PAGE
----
San Antonio — The Progressive Retailers Organization was at the Westin La Cantera Hill Coun
The number of ways to control home systems got out of control during the CEDIA Expo.
LCD touchscreens, hard-button keypads with LCD displays, touch-sensitive flat panels and handheld touchscreens were just some of the ways that installers found to control one or more home systems. Adding to the choices were the multiple pipes that could be used to transmit control signals, including CAT-5 cable and wireless Wi-Fi, Z-Wave and ZigBee.
During the CEDIA Expo, installers found:
NetStreams and Elan expanding their selection of in-wall touchscreens;
Elan adding its second OLED in-wall touchpanel with control via touch-sensitive film;
Audio Design Associates entering the LCD touchscreen market;
Niles launching its most sophisticated wireless handheld touchscreen to date; and
Marantz and Elan introducing their first Wi-Fi remotes.
Here's what installers touched from select companies:
Audio Design Associates: The company's first in-wall LCD touchscreen, intended for its multiroom-A/V systems, is the $1,299 TS-5000. The two-gang, CAT-5-connected model with 4-inch TFT screen requires no programming, features five lines of text display for metadata and other text, features IR eye and enables users to control system playback in other rooms.
The $499 MC-7000 is a CAT-5-connected in-wall keypad that expands the number of LCD-display lines to five lines.
Elan: At a suggested $1,200, Elan's first handheld LCD-touchscreen remote incorporates Wi-Fi, 4.13-inch widescreen display, metadata display, Internet access, Web browsing and control over all Elan multiroom audio systems with two-way feedback.
It also controls other home systems, including lighting, HVAC and security, in all system zones throughout the home and features real-time onscreen status display for lighting, temperature and security systems as well as instant "Now Playing" information from iPods, XM Radio and more.
Other features include a full finger keyboard for email and ability to stream audio and video. Additional details were unavailable.
The company is also expanding its Ole series of in-wall touchpads with a step-up $580-suggested OleXL, which features replaceable photo-quality films with touch-sensitive hot spots to control home systems. Its larger 2.1-inch organic LED (OLED) display permits metadata and icon viewing.
It's said to combine keypad simplicity with an LCD touchscreen's speed at a cost lower than a touchscreen. To accomplish these goals, Elan uses thin touch-sensitive film that slides into the controller.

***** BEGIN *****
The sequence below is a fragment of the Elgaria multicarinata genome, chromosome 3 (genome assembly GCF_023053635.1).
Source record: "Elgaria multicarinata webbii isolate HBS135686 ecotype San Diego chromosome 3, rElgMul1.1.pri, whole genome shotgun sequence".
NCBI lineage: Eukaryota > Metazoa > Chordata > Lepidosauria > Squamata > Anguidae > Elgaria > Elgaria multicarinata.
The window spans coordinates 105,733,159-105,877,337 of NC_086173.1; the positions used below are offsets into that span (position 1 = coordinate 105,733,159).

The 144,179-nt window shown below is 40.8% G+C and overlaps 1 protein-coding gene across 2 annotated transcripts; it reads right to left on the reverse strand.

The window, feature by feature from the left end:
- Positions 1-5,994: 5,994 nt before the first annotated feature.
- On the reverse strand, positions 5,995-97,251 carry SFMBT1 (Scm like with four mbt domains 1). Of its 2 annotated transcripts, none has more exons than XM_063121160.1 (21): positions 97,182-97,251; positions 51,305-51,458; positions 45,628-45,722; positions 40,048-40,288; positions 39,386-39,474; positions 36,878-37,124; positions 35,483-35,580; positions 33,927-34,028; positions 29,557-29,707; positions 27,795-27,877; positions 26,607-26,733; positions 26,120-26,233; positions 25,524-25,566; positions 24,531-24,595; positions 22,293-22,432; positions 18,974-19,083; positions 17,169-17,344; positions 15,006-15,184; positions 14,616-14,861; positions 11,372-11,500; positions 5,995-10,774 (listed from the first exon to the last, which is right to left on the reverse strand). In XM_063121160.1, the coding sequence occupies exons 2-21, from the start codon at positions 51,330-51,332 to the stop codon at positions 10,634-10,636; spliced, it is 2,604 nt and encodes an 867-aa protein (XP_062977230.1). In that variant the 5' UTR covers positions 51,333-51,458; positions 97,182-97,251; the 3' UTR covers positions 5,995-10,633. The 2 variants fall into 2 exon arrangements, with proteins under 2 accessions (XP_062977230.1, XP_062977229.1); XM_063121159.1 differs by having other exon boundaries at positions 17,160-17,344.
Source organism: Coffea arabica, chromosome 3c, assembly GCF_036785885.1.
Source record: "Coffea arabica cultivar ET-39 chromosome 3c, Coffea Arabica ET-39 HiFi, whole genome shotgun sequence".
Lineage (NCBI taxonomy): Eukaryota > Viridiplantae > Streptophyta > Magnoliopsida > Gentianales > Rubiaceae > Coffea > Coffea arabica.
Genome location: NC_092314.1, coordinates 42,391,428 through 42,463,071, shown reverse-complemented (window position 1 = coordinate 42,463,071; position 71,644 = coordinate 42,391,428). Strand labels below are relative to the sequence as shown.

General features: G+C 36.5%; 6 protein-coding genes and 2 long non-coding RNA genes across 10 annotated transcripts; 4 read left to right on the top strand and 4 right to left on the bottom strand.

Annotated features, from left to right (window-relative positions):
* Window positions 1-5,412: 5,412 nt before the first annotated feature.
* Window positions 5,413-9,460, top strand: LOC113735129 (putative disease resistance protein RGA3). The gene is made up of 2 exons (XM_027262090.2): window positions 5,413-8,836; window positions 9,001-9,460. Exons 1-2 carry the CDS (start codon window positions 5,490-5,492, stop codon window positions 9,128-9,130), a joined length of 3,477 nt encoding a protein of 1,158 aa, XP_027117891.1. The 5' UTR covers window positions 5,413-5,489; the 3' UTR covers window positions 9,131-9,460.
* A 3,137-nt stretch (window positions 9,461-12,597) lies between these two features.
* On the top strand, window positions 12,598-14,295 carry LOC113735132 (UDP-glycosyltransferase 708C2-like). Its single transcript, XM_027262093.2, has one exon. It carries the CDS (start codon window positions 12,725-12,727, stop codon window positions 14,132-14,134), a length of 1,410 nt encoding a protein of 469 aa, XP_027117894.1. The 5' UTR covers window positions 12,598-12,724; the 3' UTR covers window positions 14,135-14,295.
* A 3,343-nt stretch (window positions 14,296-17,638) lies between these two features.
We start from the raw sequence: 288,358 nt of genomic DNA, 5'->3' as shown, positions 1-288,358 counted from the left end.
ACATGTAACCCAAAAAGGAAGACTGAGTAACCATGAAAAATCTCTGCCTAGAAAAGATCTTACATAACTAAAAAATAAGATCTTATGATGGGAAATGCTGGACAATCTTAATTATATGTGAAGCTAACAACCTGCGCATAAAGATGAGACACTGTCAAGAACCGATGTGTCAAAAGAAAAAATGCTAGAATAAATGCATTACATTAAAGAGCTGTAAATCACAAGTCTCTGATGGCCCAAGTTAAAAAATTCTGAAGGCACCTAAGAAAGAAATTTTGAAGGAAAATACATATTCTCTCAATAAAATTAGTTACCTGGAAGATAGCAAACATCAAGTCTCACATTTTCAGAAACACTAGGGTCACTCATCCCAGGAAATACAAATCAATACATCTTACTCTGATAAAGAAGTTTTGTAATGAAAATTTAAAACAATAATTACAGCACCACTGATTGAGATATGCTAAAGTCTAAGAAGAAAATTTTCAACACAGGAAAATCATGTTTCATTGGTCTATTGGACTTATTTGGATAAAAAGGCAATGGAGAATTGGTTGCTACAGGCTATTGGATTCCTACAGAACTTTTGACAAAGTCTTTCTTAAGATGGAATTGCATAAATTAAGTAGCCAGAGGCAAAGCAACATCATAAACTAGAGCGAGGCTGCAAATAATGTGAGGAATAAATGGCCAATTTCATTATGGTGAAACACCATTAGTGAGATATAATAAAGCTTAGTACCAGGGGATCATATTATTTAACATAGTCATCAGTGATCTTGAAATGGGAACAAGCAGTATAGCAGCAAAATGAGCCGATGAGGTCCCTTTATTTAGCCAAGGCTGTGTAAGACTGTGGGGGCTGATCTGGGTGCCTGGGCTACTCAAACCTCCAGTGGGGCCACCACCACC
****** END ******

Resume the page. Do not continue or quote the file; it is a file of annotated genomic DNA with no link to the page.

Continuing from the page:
The XL's larger display provides six lines with 16 characters per line compared with the two 16-character lines of the $380 version, which remains in the line. The larger OLED also lets programmers lay out active, custom-labeled icons and control buttons around the OLED area to create source-select pages with source icons, DVD and DVR menu control layouts, and numeric buttons layouts, a spokesman said.
In expanding its in-wall LCD-touchscreen selection, the company is adding new price points and sizes to fill in the gaps in its current series, which ranges in price from $380 to $2,000. Two new sizes are 7 inches and 10 inches for the $1,400-suggested VIA!7.0-EM and $1,800 for the VIA!10.0-EM. They bring new cosmetics to the series, given their availability in the same standard Euro-style wall frames and the same seven colors as the Olé touchpads, to give consumers additional décor-matching potential.
A third new touchscreen is an $850 4-inch model that shares these cosmetic characteristics but doesn't represent a new size for Elan.
All display video and control multiple home systems.
A fourth touchscreen is also in the works.
Leviton: The company's ViziaRF lighting and home-control system, based on Z-Wave wireless technology, gets a serial interface module to enable Vizia in-wall keypads and handheld remotes to control RS-232 home systems.
The line also adds Z-Wave window-shade motors to its selection of dimmers, switches, and appliance and lamp modules. The motors will be available through Electronics Solutions, a Hunter Douglas company.
Niles: At a suggested $1,299, the new iRemote TS wireless handheld touchscreen is the new top-end price point at Niles for a handheld touchscreen. Through its touchscreen and hard buttons, it controls the company's IntelliControl ICS whole-house audio systems and new $999-suggested IC2 home theater automation system, which comes with its own hard-button handheld keypad controller. The TS and the IC2's controllers use two-way wireless ZigBee technology. The TS displays album art and metadata from music sources and system status.
NetStreams: Two new TouchLinX in-wall wide-screen touchscreens include the company's largest screen size to date at 7 inches. Both are IP-based for use with the company's DigiLinX multiroom audio systems, which distribute control signals and audio via an Ethernet network.
The TL700 with 7-inch screen and TL430 with 4.3-inch screen feature higher resolutions than their predecessors and add built-in microphone for intercom use, room-to-room paging, zone monitoring and IR receiver. They display metadata and control integrated home subsystems. Back-lit hard buttons are used for system on/off, paging and volume. The TL700 and TL450 are available at around $3,000 and $1,500, respectively.
Universal Electronics: Two handheld touchscreen controllers unveiled here under the company's Nevo brand feature Z-Wave and IR to control home A/V systems, and one adds Wi-Fi control of digital media content stored on a wired or wireless home network (see TWCE, Sept. 3, p. 49).